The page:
growing-kale-containers

Grow Your Fresh Kale in Containers

You can have fresh kale wherever you live and whenever you want it. Contain your craving by growing kale in containers on your patio, balcony, or windowsill or under a grow light.

Choosing the Number of Plants

To have a steady source of kale, you should have three to four plants per person if you plan to serve it regularly.

Spacing the Plants

Individual kale plants need containers that measure about 6 inches (15.24 cm) across. In larger containers, place the plants at the center of an 8 to 12 inch (20.32-30.48 cm) space.

Choosing Your Containers

Anything that gives the plants sufficient space, that can hold potting soil, and that provides good drainage can serve as a container, so long is it was never used to contain anything toxic or hazardous. Try these container ideas for starters:

  • Clay pots
  • Planters
  • Two-liter bottles with the tops cut off and drainage holes punched in the bottom
  • Large size cans, like coffee cans, with holes punched in the bottom
  • Plastic or galvanized buckets or plastic or galvanized tubs with holes punched in the sides and bottom
  • Polypropylene shopping bags

Choosing the Soil

When planting container gardens, you should use a sterilized potting soil rather than top soil. Potting soil is lighter than top soil. In addition, top soil can contain plant diseases and weed seeds. Choose a blend specifically for vegetables or vegetables and herbs. If you want to mix your own potting soil, kale prefers a loamy or sandy soil with 40 percent sand, 40 percent silt, and 20 percent clay and a pH between 5.5 and 6.8.

Choosing a Location

If you are growing your kale on a patio or balcony, place it in the warmest, i.e. the sunniest, location in the spring. In the heat of summer, move it to a partially shaded location or move it indoors when the temperature goes above 80°F (27°C). You can move your kale back outside when temperatures cool and leave it outside until temperatures drop below 20°F (-7°C).

Indoors, place your kale in a sunny location or use a grow light.

Kale needs at least six hours of sunlight a day. If you are using a grow light, you can place your kale wherever you can place your light.

How to Plant Your Kale

If you are planting seedlings, plant them with the stems perpendicular to the soil at a depth that allows the soil to support the seedlings without covering the lowest set of leaves.

If you are growing your kale from seeds, place the seeds 3 inches (7.62 cm) apart and cover them with ½ inch (1.27 cm) of soil.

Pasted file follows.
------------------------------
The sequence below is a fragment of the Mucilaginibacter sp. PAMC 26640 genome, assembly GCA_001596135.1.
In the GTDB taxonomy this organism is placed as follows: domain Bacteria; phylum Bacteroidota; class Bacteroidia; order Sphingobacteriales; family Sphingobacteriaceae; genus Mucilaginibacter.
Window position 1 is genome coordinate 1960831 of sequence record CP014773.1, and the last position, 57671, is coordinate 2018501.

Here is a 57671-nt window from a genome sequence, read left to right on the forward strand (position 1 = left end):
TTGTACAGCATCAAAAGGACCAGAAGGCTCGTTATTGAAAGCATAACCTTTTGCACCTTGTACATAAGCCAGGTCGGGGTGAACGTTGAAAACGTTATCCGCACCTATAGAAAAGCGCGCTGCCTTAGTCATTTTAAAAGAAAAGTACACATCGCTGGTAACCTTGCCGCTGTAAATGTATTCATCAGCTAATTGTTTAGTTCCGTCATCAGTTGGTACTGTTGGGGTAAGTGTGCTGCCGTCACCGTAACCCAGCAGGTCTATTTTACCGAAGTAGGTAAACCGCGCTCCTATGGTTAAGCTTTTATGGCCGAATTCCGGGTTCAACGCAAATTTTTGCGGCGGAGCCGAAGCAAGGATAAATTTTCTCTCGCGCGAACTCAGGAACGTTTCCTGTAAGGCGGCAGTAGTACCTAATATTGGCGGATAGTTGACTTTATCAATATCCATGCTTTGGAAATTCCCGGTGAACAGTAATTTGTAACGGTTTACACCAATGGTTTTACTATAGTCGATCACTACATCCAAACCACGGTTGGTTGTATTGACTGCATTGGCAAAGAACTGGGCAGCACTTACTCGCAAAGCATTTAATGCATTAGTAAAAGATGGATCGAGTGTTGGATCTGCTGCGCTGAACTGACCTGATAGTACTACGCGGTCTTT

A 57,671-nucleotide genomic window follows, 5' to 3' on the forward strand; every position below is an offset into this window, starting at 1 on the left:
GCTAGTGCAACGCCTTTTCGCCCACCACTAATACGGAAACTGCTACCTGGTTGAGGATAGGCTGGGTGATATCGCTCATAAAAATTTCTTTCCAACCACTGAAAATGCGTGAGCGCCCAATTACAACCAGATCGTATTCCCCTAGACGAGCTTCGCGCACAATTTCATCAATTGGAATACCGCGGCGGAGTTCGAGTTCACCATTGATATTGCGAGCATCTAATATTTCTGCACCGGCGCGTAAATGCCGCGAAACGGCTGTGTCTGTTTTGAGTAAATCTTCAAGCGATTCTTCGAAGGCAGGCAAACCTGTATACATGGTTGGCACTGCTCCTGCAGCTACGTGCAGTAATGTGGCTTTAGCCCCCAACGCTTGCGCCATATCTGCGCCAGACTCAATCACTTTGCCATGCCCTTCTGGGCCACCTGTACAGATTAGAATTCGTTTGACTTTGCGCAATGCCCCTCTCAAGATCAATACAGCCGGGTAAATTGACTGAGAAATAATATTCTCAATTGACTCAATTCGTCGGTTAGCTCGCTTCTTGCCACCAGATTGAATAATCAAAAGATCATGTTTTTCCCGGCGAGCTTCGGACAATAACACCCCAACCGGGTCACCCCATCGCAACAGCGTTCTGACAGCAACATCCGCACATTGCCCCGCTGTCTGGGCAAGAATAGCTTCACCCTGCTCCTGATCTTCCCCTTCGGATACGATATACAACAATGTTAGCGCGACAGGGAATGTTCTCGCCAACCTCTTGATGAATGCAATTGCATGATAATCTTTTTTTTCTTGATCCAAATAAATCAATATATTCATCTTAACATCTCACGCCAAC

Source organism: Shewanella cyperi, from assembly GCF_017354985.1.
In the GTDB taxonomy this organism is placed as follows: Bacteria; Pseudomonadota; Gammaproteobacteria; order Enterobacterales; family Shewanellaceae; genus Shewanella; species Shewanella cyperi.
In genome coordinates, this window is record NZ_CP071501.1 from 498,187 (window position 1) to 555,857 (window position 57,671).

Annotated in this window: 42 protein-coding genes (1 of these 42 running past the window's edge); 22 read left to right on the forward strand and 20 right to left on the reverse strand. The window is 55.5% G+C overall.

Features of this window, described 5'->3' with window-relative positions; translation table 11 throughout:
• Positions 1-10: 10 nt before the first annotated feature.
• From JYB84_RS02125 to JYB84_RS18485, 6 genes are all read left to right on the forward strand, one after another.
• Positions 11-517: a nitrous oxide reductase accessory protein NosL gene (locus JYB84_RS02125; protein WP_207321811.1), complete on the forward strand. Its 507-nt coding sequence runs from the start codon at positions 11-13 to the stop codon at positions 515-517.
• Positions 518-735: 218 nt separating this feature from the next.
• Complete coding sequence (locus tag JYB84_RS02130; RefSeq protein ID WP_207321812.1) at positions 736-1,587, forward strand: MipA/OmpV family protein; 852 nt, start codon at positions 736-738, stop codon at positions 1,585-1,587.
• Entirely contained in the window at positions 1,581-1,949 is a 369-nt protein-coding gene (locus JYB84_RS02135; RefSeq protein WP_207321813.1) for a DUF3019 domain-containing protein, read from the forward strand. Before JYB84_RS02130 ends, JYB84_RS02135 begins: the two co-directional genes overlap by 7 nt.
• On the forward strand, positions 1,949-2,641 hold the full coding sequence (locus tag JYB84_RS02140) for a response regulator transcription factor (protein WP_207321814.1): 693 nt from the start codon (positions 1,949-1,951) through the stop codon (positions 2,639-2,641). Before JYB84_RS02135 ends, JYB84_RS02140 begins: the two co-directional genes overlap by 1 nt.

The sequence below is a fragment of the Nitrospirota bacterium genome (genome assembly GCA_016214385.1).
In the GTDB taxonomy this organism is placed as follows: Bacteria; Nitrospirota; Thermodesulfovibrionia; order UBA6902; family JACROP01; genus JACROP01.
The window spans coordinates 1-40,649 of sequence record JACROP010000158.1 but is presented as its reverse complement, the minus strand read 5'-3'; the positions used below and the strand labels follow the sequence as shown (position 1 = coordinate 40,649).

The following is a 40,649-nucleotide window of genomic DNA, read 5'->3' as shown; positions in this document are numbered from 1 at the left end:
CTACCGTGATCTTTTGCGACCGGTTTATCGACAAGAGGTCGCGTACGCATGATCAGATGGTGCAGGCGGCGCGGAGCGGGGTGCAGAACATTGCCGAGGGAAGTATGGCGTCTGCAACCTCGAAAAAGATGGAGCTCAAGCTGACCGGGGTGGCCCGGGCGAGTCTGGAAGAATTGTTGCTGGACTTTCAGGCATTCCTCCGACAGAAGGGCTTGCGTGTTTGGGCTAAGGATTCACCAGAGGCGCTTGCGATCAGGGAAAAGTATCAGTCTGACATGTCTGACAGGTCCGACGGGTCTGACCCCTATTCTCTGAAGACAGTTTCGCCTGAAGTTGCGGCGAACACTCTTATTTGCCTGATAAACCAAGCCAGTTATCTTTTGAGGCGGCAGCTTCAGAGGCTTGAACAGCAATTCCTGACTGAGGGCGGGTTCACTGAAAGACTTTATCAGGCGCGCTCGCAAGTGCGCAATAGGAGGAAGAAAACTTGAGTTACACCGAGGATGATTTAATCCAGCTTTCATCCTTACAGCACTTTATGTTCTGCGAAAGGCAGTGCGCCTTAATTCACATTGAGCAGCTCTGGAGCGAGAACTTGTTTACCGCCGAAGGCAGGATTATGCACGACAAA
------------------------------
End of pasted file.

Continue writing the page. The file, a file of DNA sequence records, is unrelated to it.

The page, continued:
Thinning Your Seedlings

The first leaves you see sprouting are not true leaves but the cotyledons that are part of the seed. These nourish the seedlings until the true leaves form. Wait until two or three sets of true leaves have developed and the plants are 4 to 5 inches (10.16-12.7 cm) tall before thinning them to 8 to 12 inches (20.32-30.48 cm) apart. When you thin your kale, you can transplant the seedlings to another container or use the leaves to season your cooking.

Caring for Your Kale

Watering

Keep the soil evenly moist to a depth of 1 inch (2.54 cm), but let the very top layer of the soil dry out between each watering. Your kale should receive 1-1 ½ inches (2.54-3.81 cm) of water per week. Don’t overwater though, because kale does not like soggy soil. If you are growing your kale outside, you may need to water more frequently if you have a hot, dry spell.

Fertilizing

Apply a water soluble or liquid organic fertilizer every 7-10 days.

Insect Pests

Covering your plants with tulle (fabric netting sold at fabric and craft stores) prevents moths and beetles from laying eggs that hatch into kale-devouring caterpillars. Bridal tulle is fine, but also potentially more expensive. It does, however, come in widths that would cover kale planted in large containers. Craft tulle is not as fine as bridal tulle and is also stiffer, but it is less expensive.

Slug and snail bait or diatomaceous earth sprinkled on the soil surrounding your plants eliminate problems with slugs.

Harvesting Your Kale

Your kale is ready to eat when the leaves are about the size of your hand. You should pick your kale from the bottom of the plant and always leave at least four leaves at the top of the plant to ensure continuing growth and future harvests.

Leave a Reply